A promo image for Synthesis Weave, a book by Deane Saunders Stower. It shows a man with a double leg amputation climbing a cliff on an alien planet, his wheelchair hanging behind him.

“Fix science fiction, not the disability!”

Deane Saunders-Stowe is a science fiction author whose debut novel, ‘Synthesis:Weave’, introduced a disabled main character.

In this blog, Deane talks about how science fiction often looks to ‘fix’ disability and how he wants to challenge the genre and bring something new to the table.

Alien worlds, sophisticated space stations, high powered laser weapons – but not a wheelchair, guide dog or hand-signing gesture in sight.

Science fiction has a problem with disability – it wants to fix it. With my partner, Kris, being a wheelchair user, I have a problem with that!

I believe fiction should provide role models and characters with which the reader can empathise rather than sympathise. If these characters are disabled, this should not be the focus. It should simply be an aspect of a character’s life, not their defining trait.

Above all, fiction should not attempt to ‘fix’ disability. It’s all too tempting to do this in futuristic sci-fi, simply because it’s the way technology is progressing and it requires less imagination to deal with. Prosthetics will become like real limbs, many medical problems will be solved and genetic therapy will cure many debilitating conditions.

Fixing disability tells readers that it is a negative. Disabled readers can feel betrayed if characters they enjoy suddenly lose their disability.

Instead, fiction should show positive ways in which disability can be dealt with creatively, or give characters insights or ways of solving problems that their non-disabled counterparts may not have.

Time to redress the balance

Inspired by my partner, who has a degenerative knee condition, I set about writing a novel to redress the balance. In ‘Synthesis:Weave’ I introduce Aryx Trevarian, a double amputee wheelchair user.

Aryx doesn’t feel as though he has to adapt to fit in with society. Society should adapt to accommodate him – and quite right, too! There aren’t only humans in the story, but a variety of alien body shapes and capabilities, and certainly no excuse not to put ramps and elevators everywhere.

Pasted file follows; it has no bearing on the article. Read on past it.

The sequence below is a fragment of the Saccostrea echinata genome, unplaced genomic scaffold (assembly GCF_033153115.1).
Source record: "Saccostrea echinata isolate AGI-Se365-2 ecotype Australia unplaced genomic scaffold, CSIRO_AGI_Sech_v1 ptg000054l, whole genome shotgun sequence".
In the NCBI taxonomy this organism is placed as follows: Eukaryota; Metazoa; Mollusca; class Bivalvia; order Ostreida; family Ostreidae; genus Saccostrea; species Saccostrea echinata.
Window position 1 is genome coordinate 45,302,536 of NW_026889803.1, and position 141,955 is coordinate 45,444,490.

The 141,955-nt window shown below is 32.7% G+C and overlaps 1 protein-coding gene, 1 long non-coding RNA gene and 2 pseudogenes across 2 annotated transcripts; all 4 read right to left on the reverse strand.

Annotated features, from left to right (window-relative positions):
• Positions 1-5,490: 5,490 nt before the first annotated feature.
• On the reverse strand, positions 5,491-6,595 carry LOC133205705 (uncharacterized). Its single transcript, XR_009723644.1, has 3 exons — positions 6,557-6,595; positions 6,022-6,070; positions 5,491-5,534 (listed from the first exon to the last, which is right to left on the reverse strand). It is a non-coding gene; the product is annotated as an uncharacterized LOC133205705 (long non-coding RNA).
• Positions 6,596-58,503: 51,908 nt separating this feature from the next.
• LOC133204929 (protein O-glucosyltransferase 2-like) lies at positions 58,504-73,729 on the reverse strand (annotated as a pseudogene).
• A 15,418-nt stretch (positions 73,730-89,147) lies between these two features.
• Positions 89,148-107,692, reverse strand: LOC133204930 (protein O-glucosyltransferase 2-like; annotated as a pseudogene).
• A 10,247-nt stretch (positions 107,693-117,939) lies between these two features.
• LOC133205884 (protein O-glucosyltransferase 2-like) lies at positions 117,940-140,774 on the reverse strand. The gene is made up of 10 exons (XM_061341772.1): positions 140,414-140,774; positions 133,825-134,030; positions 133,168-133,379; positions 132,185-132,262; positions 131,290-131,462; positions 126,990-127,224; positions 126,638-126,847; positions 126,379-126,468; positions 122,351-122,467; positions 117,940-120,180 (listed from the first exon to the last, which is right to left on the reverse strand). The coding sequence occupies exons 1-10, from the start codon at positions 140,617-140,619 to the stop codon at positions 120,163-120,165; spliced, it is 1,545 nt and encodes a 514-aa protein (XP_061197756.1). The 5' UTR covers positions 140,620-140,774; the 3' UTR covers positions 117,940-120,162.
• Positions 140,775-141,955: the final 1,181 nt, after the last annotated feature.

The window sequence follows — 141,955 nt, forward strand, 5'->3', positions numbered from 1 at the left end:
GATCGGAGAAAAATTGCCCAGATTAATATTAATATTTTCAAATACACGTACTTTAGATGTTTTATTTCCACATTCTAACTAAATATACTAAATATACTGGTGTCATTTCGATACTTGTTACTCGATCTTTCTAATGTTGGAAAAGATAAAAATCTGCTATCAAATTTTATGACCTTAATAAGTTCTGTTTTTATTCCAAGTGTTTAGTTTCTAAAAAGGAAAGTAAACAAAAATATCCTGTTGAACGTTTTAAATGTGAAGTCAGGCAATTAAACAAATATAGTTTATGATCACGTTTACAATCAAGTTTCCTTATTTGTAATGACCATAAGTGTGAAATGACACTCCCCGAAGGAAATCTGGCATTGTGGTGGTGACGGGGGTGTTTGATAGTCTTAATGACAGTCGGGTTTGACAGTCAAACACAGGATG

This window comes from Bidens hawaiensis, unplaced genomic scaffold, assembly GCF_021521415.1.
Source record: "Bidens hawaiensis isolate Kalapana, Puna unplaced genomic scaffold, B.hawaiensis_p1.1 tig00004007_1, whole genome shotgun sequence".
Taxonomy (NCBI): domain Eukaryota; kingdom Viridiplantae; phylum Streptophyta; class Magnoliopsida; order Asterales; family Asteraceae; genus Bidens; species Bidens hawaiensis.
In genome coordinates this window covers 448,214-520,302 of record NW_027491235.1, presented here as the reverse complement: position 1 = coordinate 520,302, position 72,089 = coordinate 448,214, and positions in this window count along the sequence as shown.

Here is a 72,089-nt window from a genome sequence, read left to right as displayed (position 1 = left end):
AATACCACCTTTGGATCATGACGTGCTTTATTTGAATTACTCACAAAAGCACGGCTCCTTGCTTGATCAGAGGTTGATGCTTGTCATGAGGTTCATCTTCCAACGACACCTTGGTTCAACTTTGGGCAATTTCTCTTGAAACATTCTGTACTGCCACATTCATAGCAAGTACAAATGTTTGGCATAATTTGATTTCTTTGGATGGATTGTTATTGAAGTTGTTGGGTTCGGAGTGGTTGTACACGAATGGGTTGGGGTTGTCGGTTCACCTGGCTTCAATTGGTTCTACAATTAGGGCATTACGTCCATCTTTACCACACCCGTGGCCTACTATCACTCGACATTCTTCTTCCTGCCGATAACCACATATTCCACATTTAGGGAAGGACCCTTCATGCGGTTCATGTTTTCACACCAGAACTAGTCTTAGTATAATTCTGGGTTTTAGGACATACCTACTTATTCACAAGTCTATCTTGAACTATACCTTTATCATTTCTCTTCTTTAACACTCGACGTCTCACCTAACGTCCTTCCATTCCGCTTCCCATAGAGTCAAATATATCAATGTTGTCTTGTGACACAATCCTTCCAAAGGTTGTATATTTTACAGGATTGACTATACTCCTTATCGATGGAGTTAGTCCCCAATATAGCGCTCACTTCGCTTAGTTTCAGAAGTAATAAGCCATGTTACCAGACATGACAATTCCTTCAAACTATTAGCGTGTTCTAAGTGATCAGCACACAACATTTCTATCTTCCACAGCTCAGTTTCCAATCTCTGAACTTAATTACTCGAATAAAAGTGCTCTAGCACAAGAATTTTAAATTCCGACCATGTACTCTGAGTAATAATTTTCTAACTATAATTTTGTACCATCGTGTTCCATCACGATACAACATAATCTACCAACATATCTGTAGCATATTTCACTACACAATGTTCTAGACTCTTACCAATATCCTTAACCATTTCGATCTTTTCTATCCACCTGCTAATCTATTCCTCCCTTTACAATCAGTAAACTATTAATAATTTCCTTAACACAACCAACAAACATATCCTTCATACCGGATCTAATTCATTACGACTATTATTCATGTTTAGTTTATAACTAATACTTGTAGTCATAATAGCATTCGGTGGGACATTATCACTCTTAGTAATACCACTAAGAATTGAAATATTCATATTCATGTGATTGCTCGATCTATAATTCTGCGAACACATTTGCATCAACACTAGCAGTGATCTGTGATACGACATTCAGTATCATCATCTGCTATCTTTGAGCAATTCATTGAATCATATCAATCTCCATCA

A man sits in a wheelchair with holographic prosthetic legs and an alien looking device sitting on his lap
A promo image of Aryx, the disabled character in Synthesis:Weave

Fiction is all about tension, conflict, and plot twists. Conflict can be internal or external, emotional or physical and arises from a character’s desires being at odds with the reality of what they can achieve. If a character achieves their goals easily, there’s no conflict. If they do it quickly, there’s no tension.

With Aryx as an amputee wheelchair user, I knew there would be plenty of conflict and challenges that he would face on his journey. He’s comfortable in his role as an engineer, but his desire to do more would collide with his capabilities when a greater burden is placed upon him. Even though his home environment is adapted to his needs, he is aware that if he wishes to go farther afield he must change himself. To this end, he develops a prosthetic backpack that has its own drawbacks.

If I fixed his disability, readers would no longer relate to him, nor be able to see him as a realistic inspiration for them to overcome their own challenges. So whilst he can use his prosthetics in certain circumstances, he still uses his wheelchair throughout the book.

Don’t make assumptions

If you’re a writer wishing to use disability in a story, rather than make assumptions about disabilities and their impact on daily life as many people do, it’s important to get feedback from people living with those conditions, ensuring you can push boundaries without being insensitive. Ask people how they may deal with certain situations – you may be surprised at the creative and interesting ways people adapt.

I discovered this myself whilst writing the short story Synthesis:Pioneer, in which I had to pay special attention to all of the sensory descriptions I could use.

Above all, write with respect, give strong role models and provide an experience that is enjoyable for everyone.

To find out more about the Synthesis series, follow Deane on Twitter or like his Facebook page. You can also head to Deane’s website to find out more about his books.

Deane is currently working on the sequel to ‘Synthesis:Weave’ which he hopes will be finished late 2017 to early 2018. In the meantime, you can read the short story, ‘Synthesis:Pioneer’, free on Amazon.

2 thoughts on ““Fix science fiction, not the disability!””

  1. I am a wheelchair user and and I have read Synthesis Weave by Deane Saunders-Stowe. I have also read Deanes blog. His words cover everything I feel about his book.
    It was refreshing to see that the future may not hold all the answers to a disability. Its not healthy to live a life expecting a miracle. For me that’s just wasting the here and now.
    Deans book shows that it’s not a negative. In fact it gives the character more of an inviduality. No different than an accident prone person or maybe a poet. We are all different but the outcome is the same. Life goes on.
    Having said all this you would think the book revolves around this character. Well that is something you would have to read and find out.
    It’s science fiction meets normality. Things will change in the future and hopefully our attitude to disabilities too.
    I look forward to the sequel

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